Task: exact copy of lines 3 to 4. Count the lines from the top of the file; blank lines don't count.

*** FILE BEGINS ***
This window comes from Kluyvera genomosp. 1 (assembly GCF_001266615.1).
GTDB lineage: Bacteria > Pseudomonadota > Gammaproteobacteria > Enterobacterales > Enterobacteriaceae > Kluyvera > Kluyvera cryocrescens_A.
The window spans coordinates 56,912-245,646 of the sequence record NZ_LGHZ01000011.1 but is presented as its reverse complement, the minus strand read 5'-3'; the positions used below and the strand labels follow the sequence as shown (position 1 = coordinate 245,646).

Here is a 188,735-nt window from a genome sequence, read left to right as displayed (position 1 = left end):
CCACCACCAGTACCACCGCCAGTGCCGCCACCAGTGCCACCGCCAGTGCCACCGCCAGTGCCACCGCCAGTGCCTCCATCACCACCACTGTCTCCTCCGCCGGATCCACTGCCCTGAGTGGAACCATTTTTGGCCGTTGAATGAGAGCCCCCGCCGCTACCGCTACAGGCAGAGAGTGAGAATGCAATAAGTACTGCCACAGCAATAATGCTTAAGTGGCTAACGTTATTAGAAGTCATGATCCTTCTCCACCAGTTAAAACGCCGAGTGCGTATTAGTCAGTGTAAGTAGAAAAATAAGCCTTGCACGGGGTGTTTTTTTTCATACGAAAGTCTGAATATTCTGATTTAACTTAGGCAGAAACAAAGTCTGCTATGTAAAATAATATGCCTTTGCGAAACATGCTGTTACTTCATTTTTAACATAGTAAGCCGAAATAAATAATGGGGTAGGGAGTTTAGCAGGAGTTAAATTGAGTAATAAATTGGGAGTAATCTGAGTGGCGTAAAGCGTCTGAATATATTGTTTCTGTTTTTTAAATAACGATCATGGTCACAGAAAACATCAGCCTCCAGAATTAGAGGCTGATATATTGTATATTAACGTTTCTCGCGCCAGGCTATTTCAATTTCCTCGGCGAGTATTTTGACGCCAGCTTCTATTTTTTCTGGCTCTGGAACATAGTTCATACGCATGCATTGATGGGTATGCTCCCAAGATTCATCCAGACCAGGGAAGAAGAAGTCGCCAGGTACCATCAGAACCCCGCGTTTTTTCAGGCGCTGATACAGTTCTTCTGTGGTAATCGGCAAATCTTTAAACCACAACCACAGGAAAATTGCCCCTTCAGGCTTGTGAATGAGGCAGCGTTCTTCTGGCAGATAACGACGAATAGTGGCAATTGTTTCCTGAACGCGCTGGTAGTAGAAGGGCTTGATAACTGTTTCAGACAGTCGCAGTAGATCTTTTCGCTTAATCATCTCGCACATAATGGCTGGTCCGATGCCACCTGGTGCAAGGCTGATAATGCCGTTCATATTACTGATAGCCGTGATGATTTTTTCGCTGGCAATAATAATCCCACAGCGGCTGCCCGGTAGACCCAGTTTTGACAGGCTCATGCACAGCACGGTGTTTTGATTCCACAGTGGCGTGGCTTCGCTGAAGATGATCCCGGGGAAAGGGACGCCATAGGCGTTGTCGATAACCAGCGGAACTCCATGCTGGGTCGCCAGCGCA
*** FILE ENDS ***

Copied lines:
The window spans coordinates 56,912-245,646 of the sequence record NZ_LGHZ01000011.1 but is presented as its reverse complement, the minus strand read 5'-3'; the positions used below and the strand labels follow the sequence as shown (position 1 = coordinate 245,646).

Here is a 188,735-nt window from a genome sequence, read left to right as displayed (position 1 = left end):